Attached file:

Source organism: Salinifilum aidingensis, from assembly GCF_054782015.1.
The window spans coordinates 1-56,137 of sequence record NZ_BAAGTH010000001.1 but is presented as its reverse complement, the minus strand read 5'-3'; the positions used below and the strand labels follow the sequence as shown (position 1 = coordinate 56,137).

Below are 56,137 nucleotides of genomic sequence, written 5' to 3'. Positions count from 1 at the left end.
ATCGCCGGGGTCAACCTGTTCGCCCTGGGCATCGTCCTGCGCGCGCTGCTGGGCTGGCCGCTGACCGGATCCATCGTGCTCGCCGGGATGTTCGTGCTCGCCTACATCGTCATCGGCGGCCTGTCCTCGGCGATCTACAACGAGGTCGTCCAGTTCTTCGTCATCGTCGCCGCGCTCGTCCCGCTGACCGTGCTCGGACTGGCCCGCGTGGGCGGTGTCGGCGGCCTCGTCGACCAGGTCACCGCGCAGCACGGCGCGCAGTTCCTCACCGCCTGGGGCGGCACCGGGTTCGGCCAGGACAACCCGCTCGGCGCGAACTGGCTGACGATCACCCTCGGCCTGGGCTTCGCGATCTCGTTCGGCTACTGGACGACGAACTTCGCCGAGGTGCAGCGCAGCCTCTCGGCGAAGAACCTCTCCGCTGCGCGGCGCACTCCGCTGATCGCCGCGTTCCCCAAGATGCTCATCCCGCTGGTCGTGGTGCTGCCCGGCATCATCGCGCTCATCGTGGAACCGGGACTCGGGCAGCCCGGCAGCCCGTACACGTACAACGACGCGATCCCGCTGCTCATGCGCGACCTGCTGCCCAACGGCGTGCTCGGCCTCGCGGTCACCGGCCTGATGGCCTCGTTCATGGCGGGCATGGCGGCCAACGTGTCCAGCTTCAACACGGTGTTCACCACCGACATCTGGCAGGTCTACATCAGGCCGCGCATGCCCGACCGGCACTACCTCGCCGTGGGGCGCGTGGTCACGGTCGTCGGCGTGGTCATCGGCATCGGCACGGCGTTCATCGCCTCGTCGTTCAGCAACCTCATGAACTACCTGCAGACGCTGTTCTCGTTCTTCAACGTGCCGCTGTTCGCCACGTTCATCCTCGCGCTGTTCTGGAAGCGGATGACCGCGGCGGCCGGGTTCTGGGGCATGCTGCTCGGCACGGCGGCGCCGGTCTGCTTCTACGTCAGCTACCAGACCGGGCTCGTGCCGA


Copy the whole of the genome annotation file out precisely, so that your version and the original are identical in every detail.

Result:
Source organism: Salinifilum aidingensis, from assembly GCF_054782015.1.
The window spans coordinates 1-56,137 of sequence record NZ_BAAGTH010000001.1 but is presented as its reverse complement, the minus strand read 5'-3'; the positions used below and the strand labels follow the sequence as shown (position 1 = coordinate 56,137).

Below are 56,137 nucleotides of genomic sequence, written 5' to 3'. Positions count from 1 at the left end.
ATCGCCGGGGTCAACCTGTTCGCCCTGGGCATCGTCCTGCGCGCGCTGCTGGGCTGGCCGCTGACCGGATCCATCGTGCTCGCCGGGATGTTCGTGCTCGCCTACATCGTCATCGGCGGCCTGTCCTCGGCGATCTACAACGAGGTCGTCCAGTTCTTCGTCATCGTCGCCGCGCTCGTCCCGCTGACCGTGCTCGGACTGGCCCGCGTGGGCGGTGTCGGCGGCCTCGTCGACCAGGTCACCGCGCAGCACGGCGCGCAGTTCCTCACCGCCTGGGGCGGCACCGGGTTCGGCCAGGACAACCCGCTCGGCGCGAACTGGCTGACGATCACCCTCGGCCTGGGCTTCGCGATCTCGTTCGGCTACTGGACGACGAACTTCGCCGAGGTGCAGCGCAGCCTCTCGGCGAAGAACCTCTCCGCTGCGCGGCGCACTCCGCTGATCGCCGCGTTCCCCAAGATGCTCATCCCGCTGGTCGTGGTGCTGCCCGGCATCATCGCGCTCATCGTGGAACCGGGACTCGGGCAGCCCGGCAGCCCGTACACGTACAACGACGCGATCCCGCTGCTCATGCGCGACCTGCTGCCCAACGGCGTGCTCGGCCTCGCGGTCACCGGCCTGATGGCCTCGTTCATGGCGGGCATGGCGGCCAACGTGTCCAGCTTCAACACGGTGTTCACCACCGACATCTGGCAGGTCTACATCAGGCCGCGCATGCCCGACCGGCACTACCTCGCCGTGGGGCGCGTGGTCACGGTCGTCGGCGTGGTCATCGGCATCGGCACGGCGTTCATCGCCTCGTCGTTCAGCAACCTCATGAACTACCTGCAGACGCTGTTCTCGTTCTTCAACGTGCCGCTGTTCGCCACGTTCATCCTCGCGCTGTTCTGGAAGCGGATGACCGCGGCGGCCGGGTTCTGGGGCATGCTGCTCGGCACGGCGGCGCCGGTCTGCTTCTACGTCAGCTACCAGACCGGGCTCGTGCCGA